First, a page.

I hope you are having a wonderful holiday season, enjoying shopping for gifts, visiting with friends and family, and making great resolutions and promises for the New Year.
What have I been doing?
My vacation started about a week ago. But I don’t know that many people would envy what I did during the first week of my long awaited and much needed respite from my daily routine: I had a screening colonoscopy.
Yup, that’s right: a screening colonoscopy.
I write and lecture a lot about the importance of preventive medicine.
I previously wrote a blog about my holiday experience two years ago, when I found out I had some fairly serious but common medical problems as a result of not following my own good medical advice. My bottom line: I was stuck in “do as I say and not as I do.”
Two years later, fortunately all is much better and under control. I made a commitment at that time to myself and my family to take care of myself, and I have done reasonably well—although like everyone else, I am certainly not perfect.
But my wife reminded … Continue reading →
An article published online yesterday in the American Cancer Society’s CA: A Journal for Clinicians which reviews in detail the relationship between health insurance (or lack thereof) and cancer outcomes has received a good deal of press attention over the past 24 hours.
The article, written by my colleagues from our Department of Epidemiology and Surveillance Research here at the Society, is an in-depth review of published research which correlates the presence or absence of adequate health insurance with access to cancer care, cancer screening, and cancer outcomes.
On a logical basis, the conclusions are not surprising.
As noted by the authors, “There is substantial evidence that lack of adequate health insurance coverage is associated with less access to care and poorer outcomes for cancer patients. As our nation’s investments in cancer research provide greater understanding of how to prevent cancer, detect it early, and treat it effectively, access to health care becomes even more important to the American Cancer Society’s goal of eliminating cancer as a major public health problem.”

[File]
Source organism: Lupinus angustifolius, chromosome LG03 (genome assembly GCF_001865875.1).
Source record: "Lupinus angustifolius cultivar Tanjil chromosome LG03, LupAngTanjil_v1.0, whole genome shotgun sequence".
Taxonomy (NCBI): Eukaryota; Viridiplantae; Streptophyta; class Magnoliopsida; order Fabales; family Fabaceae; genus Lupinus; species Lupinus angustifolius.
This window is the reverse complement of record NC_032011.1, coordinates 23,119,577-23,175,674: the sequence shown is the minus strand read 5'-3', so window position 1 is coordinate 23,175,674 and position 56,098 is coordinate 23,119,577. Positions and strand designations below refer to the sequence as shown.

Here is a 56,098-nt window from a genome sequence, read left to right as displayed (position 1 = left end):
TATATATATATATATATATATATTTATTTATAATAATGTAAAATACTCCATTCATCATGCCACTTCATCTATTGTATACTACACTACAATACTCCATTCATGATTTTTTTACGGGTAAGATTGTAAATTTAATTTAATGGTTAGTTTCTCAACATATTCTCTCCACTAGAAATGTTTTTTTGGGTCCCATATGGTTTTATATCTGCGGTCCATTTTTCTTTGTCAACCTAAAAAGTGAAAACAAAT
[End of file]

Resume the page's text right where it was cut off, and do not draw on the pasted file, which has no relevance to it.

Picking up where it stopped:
The statistics in the article are mind numbing in their detail. They outline a system that is in fact a broken … Continue reading →
The decision yesterday by the FDA’s Oncology Drug Advisory Committee to recommend that Avastin (bevacizumab) not be approved for the treatment of metastatic breast cancer is one more step in a discussion that has significant implications not only for the use of Avastin in breast cancer, but also how this type of decision-making is going to influence cancer treatment in the future.
Avastin is a type of drug that we call “targeted therapy.” These newer drugs generally target a specific process in a cancer cell that can then influence the function of the cell and lead to its death. In the case of Avastin, the targets are the blood vessels that cancers need to grow. Avastin interferes with that process, and has been demonstrated to be effective in a number of cancers, including colon and lung cancers.
In April, 2005, the National Cancer Institute announced that a clinical trial of Avastin with chemotherapy used in the treatment of women with recurrent breast cancer (compared to a “control” group that received only the chemotherapy) resulted in such positive results that the oversight committee monitoring the study ordered it to be stopped and the results released … Continue reading →